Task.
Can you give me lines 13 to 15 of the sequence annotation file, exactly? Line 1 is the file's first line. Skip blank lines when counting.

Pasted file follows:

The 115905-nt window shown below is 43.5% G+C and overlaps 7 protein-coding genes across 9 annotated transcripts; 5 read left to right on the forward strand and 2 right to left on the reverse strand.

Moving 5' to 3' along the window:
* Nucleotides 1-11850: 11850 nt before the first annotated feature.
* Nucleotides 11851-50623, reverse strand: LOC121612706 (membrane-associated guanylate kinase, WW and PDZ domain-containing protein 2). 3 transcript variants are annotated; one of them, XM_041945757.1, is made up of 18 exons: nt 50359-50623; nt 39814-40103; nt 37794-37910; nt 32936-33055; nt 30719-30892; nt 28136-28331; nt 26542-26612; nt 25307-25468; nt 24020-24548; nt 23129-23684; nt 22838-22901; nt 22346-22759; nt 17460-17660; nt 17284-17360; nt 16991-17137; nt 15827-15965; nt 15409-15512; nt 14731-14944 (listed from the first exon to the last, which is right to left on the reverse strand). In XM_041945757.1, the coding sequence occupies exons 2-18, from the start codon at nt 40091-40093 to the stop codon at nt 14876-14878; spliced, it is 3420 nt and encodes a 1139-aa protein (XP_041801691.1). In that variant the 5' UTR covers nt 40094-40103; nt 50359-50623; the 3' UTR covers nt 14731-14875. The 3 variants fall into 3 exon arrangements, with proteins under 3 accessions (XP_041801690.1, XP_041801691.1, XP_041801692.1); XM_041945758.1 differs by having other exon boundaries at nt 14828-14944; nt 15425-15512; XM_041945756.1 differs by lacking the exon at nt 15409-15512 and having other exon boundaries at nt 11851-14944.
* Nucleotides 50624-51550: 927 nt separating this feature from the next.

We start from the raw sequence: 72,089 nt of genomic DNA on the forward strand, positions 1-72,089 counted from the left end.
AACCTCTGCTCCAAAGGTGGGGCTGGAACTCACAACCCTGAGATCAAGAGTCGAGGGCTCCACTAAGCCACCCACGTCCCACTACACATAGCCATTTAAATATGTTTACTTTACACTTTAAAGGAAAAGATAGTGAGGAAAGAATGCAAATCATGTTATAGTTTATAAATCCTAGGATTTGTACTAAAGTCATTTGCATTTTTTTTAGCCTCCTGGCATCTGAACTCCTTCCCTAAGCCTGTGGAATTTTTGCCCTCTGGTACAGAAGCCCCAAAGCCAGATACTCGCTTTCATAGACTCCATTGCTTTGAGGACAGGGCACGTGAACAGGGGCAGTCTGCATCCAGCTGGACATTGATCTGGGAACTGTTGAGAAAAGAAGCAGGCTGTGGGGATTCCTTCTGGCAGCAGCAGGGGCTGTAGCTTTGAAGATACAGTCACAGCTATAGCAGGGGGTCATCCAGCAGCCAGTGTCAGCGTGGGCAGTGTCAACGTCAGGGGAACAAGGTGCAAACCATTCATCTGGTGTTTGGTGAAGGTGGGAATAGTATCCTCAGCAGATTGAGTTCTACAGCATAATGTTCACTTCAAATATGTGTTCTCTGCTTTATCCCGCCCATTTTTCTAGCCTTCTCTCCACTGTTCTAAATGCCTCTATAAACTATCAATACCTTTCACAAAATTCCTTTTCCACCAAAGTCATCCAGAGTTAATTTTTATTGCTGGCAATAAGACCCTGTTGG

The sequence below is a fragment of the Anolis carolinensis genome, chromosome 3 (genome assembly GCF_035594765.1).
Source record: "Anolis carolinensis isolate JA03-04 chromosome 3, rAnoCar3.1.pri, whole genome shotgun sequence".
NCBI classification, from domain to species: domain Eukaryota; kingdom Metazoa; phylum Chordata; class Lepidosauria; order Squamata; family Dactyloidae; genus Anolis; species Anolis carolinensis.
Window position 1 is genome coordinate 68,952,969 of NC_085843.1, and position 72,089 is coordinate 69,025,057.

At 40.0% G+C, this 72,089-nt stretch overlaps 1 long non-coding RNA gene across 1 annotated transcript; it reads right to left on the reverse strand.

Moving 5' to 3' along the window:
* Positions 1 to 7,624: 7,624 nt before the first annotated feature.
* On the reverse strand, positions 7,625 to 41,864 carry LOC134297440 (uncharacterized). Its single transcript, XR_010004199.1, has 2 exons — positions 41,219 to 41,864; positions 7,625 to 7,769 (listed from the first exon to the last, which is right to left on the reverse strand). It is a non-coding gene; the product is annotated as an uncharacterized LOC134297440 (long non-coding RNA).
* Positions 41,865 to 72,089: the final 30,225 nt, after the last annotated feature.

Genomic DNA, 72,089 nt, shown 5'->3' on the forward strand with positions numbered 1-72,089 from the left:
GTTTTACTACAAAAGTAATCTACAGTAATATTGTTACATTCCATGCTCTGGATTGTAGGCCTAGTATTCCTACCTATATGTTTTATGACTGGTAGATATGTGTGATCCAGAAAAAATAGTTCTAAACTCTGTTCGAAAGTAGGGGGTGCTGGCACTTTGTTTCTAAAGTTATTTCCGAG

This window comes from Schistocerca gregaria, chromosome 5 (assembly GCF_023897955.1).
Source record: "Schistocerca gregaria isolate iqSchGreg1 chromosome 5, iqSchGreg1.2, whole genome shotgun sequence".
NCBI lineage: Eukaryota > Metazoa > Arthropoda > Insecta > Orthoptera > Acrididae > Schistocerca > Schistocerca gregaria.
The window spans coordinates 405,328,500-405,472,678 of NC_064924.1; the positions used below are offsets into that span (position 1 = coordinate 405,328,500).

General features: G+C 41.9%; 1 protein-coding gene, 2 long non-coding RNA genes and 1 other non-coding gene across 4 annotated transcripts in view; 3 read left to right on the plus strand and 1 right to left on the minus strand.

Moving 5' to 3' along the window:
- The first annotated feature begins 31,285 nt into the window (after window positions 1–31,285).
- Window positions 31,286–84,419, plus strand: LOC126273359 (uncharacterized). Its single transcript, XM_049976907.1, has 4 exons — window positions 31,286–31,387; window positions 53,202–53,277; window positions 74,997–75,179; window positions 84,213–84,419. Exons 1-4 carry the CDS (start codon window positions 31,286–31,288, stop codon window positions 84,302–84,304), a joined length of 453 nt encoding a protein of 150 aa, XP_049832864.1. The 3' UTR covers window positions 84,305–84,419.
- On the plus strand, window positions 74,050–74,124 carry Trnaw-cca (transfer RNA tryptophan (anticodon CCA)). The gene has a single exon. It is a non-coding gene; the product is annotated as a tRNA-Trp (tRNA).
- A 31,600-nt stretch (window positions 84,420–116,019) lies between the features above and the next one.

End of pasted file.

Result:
Moving 5' to 3' along the window:
* Positions 1 to 7,624: 7,624 nt before the first annotated feature.
* On the reverse strand, positions 7,625 to 41,864 carry LOC134297440 (uncharacterized). Its single transcript, XR_010004199.1, has 2 exons — positions 41,219 to 41,864; positions 7,625 to 7,769 (listed from the first exon to the last, which is right to left on the reverse strand). It is a non-coding gene; the product is annotated as an uncharacterized LOC134297440 (long non-coding RNA).